Data also plays its part. “We also do a huge amount of analytics,” he says. “I’m collecting GPS data that’s cycling 25 times per second on all my flights and that gives you my glidepath and forward speed, plus my angle of attack, so I can start working out for the specific records I’m going for and how I need to fly. It also gives me insight into the wingsuit – I can fly different types of wingsuit and see how that impacts the performance. Otherwise you just get a great video without any hard, analytical data. You need empirical data to give you insight.”
That, of course, includes continual training: “I’ll fly every weekend when the weather is good. I’ll typically put in seven or eight jumps during a day. Once you’re used to a wingsuit, you learn to fly them intuitively – but you have to keep current.
“It’s like driving a Formula 1 car or running a business, you can’t expect to drop out for six months and come back and be sharp – you’ve got the muscle memory and you understand the fundamentals but you need to be on top of it. The suits we’re flying are not very forgiving so it’s critical that when you are flying them you are in tune with what’s going on around you. Compared to an aircraft it’s very low performance but in terms of human flight it’s pretty high performance.
“You can travel along happily at 140mph and very easily take yourself seven or eight miles from the drop zone. You have to be really aware of that.”
All of these considerations combine to ensure that Corsan is confident and able to find his focus come the time to jump. “You cannot have any self-doubt. Having the personal will and self-belief, and that you’re prepared, is critical. People see pictures and think it’s a nice, high jump, but be under no illusions.”
Positive and negative visualisation
Numerous athletes have spoken of their efforts to visualise scoring the winning goal, post the fastest lap, or even eat the grass on Centre Court at Wimbledon. It is almost without fail positive visualisation – and Corsan quickly explains that he adopts both positive and negative visualisation. “I will visualise everything going wrong – every single thing,” he begins, “both in terms of flying up to altitude to getting to the exit, going into high spins, down to failure of parts of the wing, premature deployment, oxygen system freezing.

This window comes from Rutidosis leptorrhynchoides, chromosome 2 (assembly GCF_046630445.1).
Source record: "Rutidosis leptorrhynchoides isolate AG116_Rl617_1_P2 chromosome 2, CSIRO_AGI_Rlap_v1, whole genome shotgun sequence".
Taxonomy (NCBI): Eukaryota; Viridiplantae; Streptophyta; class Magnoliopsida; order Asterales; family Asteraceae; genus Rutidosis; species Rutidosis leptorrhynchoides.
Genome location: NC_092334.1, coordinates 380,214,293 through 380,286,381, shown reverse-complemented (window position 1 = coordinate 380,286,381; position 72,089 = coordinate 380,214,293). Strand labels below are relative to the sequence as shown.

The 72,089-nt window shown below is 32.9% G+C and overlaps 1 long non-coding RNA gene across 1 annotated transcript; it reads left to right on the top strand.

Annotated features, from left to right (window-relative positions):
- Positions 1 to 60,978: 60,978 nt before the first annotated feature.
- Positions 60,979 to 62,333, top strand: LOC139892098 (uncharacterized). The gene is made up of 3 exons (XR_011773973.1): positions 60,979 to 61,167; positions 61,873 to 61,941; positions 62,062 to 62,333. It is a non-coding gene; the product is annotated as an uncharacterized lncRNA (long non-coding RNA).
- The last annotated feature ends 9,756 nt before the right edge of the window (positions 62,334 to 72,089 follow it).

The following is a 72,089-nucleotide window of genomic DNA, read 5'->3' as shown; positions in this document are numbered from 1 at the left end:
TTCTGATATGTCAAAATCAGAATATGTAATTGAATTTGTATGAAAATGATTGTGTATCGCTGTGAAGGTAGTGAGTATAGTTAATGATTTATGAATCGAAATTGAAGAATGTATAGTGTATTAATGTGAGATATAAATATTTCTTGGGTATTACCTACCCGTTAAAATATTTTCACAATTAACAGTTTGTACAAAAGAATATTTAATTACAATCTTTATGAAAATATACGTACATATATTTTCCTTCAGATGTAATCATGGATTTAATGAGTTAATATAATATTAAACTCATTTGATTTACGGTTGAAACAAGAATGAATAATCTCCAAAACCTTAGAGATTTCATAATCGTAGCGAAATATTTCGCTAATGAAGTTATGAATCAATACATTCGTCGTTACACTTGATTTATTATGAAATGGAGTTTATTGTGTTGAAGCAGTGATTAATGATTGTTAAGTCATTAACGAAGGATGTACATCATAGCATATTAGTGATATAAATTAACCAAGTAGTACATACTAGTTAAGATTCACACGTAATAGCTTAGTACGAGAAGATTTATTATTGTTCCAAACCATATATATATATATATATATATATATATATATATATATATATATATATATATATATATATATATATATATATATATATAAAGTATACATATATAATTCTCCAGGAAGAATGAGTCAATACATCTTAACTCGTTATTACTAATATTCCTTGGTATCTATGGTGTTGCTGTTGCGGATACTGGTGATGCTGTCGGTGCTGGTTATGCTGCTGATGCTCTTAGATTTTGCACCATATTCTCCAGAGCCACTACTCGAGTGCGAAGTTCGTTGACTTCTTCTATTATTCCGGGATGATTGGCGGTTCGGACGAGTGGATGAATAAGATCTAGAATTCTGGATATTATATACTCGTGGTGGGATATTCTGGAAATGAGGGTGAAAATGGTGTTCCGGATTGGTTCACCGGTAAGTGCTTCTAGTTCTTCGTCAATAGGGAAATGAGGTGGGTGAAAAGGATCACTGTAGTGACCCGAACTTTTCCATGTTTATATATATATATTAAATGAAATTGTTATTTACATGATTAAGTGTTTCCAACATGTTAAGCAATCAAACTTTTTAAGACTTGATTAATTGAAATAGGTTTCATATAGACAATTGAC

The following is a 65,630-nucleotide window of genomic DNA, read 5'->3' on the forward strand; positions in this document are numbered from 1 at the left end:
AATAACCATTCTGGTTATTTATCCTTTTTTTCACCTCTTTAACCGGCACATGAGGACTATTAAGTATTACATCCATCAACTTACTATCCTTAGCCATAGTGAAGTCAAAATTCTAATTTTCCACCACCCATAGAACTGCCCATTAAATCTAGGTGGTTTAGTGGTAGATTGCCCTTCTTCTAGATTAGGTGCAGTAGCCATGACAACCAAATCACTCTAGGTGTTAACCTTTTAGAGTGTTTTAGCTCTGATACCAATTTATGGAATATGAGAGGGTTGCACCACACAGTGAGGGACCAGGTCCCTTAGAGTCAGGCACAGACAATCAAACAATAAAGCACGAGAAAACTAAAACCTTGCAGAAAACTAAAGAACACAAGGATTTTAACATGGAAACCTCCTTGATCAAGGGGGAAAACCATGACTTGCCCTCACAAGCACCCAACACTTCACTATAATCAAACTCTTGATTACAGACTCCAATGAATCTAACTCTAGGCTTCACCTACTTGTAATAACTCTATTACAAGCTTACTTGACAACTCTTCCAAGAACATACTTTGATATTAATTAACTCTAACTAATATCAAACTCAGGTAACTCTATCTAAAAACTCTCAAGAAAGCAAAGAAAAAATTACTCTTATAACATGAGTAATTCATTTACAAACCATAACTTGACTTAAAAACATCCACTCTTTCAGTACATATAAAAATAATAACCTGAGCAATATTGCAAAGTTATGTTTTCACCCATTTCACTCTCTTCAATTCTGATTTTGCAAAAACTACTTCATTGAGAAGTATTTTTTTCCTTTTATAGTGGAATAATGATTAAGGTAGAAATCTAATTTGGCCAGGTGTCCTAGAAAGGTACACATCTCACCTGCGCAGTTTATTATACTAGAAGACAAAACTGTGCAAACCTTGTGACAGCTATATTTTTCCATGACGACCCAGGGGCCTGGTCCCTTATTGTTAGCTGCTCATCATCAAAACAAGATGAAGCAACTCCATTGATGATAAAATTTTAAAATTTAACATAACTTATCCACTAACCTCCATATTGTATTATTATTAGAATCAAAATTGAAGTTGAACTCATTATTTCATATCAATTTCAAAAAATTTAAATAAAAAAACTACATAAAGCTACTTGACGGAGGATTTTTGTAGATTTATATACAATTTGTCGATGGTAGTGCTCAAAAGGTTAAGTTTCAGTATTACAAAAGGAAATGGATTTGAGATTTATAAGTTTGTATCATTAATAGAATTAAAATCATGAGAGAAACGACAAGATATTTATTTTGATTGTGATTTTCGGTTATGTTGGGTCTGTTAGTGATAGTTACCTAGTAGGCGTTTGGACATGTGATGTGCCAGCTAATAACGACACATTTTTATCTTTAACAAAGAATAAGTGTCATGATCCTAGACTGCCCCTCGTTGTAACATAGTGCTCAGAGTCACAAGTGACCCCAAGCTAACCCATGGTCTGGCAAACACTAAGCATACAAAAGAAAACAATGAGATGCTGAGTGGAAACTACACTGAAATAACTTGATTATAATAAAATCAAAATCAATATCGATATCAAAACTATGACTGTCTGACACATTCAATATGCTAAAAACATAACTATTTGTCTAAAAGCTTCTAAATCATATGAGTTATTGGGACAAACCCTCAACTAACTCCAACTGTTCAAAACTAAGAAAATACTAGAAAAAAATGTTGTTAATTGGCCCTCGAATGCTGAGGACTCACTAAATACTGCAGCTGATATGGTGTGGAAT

“You visualise the positive – what you’re going to do, how you’re going to fly etc. – but you make sure you’ve gone through all the negative stuff so that when you have an issue arise the thought process is minimal and it’s muscle memory that guides your behaviour. Once you exit that aircraft you are own your own and you are in the most hostile environment on the planet – or above the planet.”
Corsan and Project Cirrus hope to raise the support and backing for a further attempt to set wingsuit world records for the highest altitude, highest speed, longest time and furthest distance flown. From his experience in setting the speed record, he knows it will not be plain sailing. “Getting the record was fun but it was bloody hard work,” he says. “You have to be very serious about how you approach it, but it was great.
“We had the right team around us and we made it work.”